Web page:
Former New Jersey Governor & Part-Time Scottsdale Resident Urges Desert Edge Caution

OP ED from New Jersey Governor Christine Todd Whitman
With an introduction by Solange Whitehead

From New Jersey Governor to Scottsdale Snow Bird

Preserving open space isn’t just about nature and quality of life. It is big business and Scottsdale’s McDowell Sonoran Preserve is proof. The Preserve, preserved, is a top reason that visitors return again and again fueling Scottsdale’s lucrative tourism industry. Furthermore, many visitors turn into tax paying, local business supporting snowbirds. New Jersey’s first woman Governor, Christine Todd Whitman, is case in point. When not on her family farm in New Jersey, Governor Whitman enjoys living in Scottsdale and hiking the McDowell Mountains.

Yet Scottsdale’s Preserve is threatened by a 20th century notion that open space should be ‘improved’. Otherwise known as developed.

As Governor, Whitman led a successful, voter approved effort to protect large swaths of forests and farmland in one of our nation’s oldest and most densely populated states. To Arizona – one of our nation’s newer states – she offers wisdom and guidance on the importance of protecting the land and honoring voter intent.

Solange Whitehead is a former Scottsdale Preserve Commissioner, candidate for City Council

Honoring Voter Intent Means Protecting the Preserve

I live most of the year in the most densely populated state in the nation, yet I live on a 160 acre farm an hour from New York City. Eight million people living on 4 million acres probably accounts for the fact that we care so much for open space preservation. 

Like Arizonans, the citizens of New Jersey understand that open space preservation provides both quality of life and economic benefits: protecting water resources, preserving biodiversity and wildlife habitats and enhancing recreational opportunities. In New Jersey, protecting open space is part of a strategy to protect our agriculture and our $40billion tourism industry. In fact New Jerseyans have voted again and again to tax themselves in order to protect open space and farmland. On a state basis, our goal is to preserve 40% of our land mass and we are well on our way to accomplishing that.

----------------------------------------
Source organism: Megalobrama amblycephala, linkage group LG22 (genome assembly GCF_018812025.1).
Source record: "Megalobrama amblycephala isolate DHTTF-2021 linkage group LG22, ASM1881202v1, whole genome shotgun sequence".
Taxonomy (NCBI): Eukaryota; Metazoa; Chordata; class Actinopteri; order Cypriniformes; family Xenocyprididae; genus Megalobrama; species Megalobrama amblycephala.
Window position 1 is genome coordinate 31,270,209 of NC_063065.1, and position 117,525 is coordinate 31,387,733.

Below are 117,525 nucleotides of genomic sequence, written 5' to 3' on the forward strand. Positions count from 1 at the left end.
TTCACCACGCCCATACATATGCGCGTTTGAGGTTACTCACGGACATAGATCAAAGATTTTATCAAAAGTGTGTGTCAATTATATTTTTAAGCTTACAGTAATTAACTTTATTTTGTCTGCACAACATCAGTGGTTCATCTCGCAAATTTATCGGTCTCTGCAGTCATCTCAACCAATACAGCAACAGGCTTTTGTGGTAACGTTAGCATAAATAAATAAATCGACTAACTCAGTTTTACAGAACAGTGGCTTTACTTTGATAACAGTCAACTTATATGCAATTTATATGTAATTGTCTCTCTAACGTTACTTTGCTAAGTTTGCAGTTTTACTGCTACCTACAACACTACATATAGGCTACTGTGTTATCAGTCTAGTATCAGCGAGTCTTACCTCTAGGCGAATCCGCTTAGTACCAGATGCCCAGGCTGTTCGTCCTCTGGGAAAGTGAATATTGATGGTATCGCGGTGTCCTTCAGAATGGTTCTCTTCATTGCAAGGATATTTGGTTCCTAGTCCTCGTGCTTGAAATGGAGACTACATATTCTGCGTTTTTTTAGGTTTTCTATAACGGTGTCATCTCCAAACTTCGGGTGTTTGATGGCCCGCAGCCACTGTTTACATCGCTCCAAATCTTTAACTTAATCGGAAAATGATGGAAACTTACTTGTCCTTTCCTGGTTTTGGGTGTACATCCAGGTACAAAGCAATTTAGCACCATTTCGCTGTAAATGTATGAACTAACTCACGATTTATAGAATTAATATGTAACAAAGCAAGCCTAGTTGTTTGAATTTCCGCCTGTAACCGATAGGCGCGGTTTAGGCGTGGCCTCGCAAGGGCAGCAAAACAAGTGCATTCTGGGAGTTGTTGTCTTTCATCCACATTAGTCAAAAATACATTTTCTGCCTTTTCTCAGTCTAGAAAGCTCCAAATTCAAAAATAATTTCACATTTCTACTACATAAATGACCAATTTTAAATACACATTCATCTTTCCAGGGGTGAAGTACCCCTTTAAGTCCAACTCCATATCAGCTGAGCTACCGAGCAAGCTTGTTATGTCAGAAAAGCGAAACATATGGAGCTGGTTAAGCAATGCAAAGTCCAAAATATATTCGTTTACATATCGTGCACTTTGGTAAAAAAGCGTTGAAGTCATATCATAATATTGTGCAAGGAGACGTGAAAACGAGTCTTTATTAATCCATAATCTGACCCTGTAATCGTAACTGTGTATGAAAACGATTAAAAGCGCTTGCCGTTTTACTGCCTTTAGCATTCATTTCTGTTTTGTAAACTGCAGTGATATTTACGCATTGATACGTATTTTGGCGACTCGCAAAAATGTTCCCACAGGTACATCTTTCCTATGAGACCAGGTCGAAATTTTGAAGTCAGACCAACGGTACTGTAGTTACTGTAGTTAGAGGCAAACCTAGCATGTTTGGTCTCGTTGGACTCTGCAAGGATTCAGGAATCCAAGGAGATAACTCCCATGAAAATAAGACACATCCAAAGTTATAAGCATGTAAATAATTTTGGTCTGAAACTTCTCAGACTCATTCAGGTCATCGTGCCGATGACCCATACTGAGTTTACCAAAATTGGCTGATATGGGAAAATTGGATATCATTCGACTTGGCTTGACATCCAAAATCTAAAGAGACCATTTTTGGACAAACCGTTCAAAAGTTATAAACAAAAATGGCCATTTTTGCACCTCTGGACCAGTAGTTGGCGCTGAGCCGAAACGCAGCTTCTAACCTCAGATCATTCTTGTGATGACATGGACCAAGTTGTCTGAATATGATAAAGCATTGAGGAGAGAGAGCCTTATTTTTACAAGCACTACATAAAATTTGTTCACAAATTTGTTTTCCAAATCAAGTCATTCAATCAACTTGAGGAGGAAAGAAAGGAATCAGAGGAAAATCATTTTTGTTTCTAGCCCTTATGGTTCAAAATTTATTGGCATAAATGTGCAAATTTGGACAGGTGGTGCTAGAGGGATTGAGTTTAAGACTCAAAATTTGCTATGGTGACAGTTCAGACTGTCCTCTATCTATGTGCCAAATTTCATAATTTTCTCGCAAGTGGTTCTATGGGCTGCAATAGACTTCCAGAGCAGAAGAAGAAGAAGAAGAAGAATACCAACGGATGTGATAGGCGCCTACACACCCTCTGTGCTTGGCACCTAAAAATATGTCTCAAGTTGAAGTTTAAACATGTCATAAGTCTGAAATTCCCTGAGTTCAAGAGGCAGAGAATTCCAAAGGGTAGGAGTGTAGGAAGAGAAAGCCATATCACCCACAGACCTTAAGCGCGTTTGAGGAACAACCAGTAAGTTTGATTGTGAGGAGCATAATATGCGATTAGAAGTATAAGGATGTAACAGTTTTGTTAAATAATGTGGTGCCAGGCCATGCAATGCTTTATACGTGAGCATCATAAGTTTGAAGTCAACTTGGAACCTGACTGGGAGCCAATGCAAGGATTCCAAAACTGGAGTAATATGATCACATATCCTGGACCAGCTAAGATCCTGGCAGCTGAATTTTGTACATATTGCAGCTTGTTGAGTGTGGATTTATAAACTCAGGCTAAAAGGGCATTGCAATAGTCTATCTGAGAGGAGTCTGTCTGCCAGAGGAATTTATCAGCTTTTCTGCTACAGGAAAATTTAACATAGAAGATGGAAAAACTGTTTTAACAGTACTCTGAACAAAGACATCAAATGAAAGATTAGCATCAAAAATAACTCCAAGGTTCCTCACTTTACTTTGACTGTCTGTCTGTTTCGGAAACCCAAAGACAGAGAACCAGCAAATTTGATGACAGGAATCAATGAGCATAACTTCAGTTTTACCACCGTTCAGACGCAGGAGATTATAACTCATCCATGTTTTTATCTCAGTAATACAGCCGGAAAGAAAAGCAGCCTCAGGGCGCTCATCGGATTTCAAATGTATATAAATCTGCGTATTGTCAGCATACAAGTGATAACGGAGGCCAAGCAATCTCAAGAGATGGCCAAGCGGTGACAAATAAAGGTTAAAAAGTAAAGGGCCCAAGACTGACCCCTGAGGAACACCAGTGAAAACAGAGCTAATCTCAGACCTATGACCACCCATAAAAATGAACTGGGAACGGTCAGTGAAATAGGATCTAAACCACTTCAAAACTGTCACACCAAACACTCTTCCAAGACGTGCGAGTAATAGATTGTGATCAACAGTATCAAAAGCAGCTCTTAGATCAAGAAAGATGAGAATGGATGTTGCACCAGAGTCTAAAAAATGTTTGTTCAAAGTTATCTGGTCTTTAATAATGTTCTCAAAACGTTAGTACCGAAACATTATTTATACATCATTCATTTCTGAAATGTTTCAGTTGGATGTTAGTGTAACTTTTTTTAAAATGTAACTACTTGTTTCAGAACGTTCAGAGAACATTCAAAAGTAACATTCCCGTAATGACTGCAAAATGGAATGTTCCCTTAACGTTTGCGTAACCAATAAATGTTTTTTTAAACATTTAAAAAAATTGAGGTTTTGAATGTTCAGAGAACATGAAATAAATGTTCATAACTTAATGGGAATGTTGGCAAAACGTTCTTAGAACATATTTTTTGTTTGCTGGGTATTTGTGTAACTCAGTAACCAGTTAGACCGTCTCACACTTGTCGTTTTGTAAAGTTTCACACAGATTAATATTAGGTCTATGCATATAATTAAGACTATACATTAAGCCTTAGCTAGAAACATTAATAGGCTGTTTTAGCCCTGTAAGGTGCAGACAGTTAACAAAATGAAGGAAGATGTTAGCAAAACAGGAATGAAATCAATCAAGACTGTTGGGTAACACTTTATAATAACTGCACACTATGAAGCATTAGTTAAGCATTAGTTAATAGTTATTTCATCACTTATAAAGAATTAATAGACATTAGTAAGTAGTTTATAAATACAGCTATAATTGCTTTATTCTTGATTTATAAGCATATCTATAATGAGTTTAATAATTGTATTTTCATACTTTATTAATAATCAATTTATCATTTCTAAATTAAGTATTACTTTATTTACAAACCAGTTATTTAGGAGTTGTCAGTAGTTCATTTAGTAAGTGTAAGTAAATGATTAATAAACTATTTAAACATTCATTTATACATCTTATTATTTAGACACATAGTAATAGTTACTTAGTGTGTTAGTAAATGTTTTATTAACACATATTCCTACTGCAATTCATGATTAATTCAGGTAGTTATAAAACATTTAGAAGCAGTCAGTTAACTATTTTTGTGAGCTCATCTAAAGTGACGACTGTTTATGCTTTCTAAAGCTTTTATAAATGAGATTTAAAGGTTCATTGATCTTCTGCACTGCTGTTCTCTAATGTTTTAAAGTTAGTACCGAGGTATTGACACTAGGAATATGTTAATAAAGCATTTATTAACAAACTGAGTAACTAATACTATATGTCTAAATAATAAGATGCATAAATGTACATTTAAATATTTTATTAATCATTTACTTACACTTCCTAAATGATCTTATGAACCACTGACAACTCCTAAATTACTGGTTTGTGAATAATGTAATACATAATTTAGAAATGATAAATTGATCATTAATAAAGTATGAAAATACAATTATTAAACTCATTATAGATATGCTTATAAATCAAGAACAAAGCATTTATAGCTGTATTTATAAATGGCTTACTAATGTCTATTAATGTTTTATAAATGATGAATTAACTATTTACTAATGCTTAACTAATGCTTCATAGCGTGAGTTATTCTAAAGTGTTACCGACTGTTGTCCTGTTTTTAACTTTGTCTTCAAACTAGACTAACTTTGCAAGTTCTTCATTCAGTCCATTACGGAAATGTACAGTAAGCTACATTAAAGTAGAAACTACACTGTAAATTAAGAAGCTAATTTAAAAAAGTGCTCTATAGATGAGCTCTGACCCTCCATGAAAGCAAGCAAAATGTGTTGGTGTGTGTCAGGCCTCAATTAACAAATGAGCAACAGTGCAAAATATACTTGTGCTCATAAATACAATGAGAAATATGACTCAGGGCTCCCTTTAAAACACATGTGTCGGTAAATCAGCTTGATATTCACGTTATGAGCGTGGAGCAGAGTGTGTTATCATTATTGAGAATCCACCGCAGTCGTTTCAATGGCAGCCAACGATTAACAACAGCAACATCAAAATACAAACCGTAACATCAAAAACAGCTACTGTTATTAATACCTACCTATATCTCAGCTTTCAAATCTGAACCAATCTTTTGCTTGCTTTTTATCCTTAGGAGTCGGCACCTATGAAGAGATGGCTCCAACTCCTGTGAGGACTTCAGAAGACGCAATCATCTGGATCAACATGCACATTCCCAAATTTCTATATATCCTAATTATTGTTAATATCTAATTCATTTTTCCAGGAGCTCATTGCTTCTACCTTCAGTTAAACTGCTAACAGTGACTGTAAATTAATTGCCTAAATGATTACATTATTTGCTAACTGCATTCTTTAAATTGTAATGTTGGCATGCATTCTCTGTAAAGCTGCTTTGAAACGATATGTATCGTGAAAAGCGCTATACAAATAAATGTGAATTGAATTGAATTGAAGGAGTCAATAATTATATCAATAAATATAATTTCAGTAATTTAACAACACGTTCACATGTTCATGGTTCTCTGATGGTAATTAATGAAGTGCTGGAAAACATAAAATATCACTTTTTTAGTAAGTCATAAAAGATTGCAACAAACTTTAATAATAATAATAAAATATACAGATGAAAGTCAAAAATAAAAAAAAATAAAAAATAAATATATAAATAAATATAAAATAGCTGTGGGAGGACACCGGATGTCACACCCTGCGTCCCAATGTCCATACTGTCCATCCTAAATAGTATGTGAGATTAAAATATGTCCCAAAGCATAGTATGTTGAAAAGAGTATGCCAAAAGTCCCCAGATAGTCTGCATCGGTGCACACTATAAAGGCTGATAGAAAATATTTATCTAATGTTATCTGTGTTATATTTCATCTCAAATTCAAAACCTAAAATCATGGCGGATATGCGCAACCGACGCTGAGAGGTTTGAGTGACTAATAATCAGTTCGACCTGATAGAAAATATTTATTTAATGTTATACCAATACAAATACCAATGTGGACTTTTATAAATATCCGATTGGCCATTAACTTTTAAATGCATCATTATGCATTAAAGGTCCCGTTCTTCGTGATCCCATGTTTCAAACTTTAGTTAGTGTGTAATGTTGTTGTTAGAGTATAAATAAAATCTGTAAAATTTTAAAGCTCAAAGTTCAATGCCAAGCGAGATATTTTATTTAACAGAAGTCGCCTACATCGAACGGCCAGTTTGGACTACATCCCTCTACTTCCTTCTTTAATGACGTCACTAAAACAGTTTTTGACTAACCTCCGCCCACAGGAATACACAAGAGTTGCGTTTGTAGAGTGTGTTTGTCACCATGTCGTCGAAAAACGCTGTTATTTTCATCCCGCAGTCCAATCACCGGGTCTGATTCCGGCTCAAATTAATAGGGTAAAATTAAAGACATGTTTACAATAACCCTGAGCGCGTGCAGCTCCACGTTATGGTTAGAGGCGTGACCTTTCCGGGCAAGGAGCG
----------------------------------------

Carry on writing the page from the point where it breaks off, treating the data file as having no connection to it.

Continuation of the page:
This is not by way of an advertisement for New Jersey (if it were, I would mention our 127 miles of beaches, the Pinelands National Reserve in South Jersey covering 1.1 million acres as well as some of the toughest parts of the Appalachian Trail that pass through our state) rather, it is by way of saying that I care not only about preserving open space, but the how and why of it. When citizens vote to protect an area, they expect that the intent of the vote will be carried out to its fullest.

I have the great good fortune of being able to spend part of each year in Arizona and to enjoy the incredible diversity to be found here. I have hiked many of the trails around Scottsdale and visited Upper and Lower Antelope Canyons as well as the Grand Canyon and have much more on my bucket list. Like New Jersey, Arizona is unique in what it offers both residents and visitors.

Educating people about the opportunities they have at their fingertips is critical to their understanding of how to protect our fragile environment. It’s not a question of whether or not to establish such education centers, is a question of where and how. Once land is preserved for the public, it must be protected for the public. Education centers must fit in with the environment that surrounds them and be acts of preservation in themselves. An education center is just that, for educating. It should be limited to helping people more fully appreciate what they might encounter on the trail, and what trail edict means. Other opportunities for housing and meals, while necessary, should be at a distance that does not intrude on the protected area itself.

As communities grow and revenue pressures make budgeting more and more difficult, it is natural to look for answers that appear to bring a big bang for the buck even if it they may skirt a previous commitment. It’s the role of the decision maker to exercise the leadership necessary to look not just for the quick solution, but for the right solution. I have faith in Arizona and it’s leadership, especially here, in Maricopa County. I know I will be able to continue to enjoy and share with family and friends, the magnificent preserves all around me.

Governor Christine Todd Whitman
President of The Whitman Strategy Group (WSG), Governor Whitman was the 50th Governor of the State of New Jersey, serving as its first woman governor. Among her many accomplishments, Governor Whitman earned praise from both Republicans and Democrats for her commitment to preserve a record amount of New Jersey land as permanent green space. Governor Whitman served in the cabinet of President George W. Bush as Administrator of the Environmental Protection Agency. She resides part time in the Valley.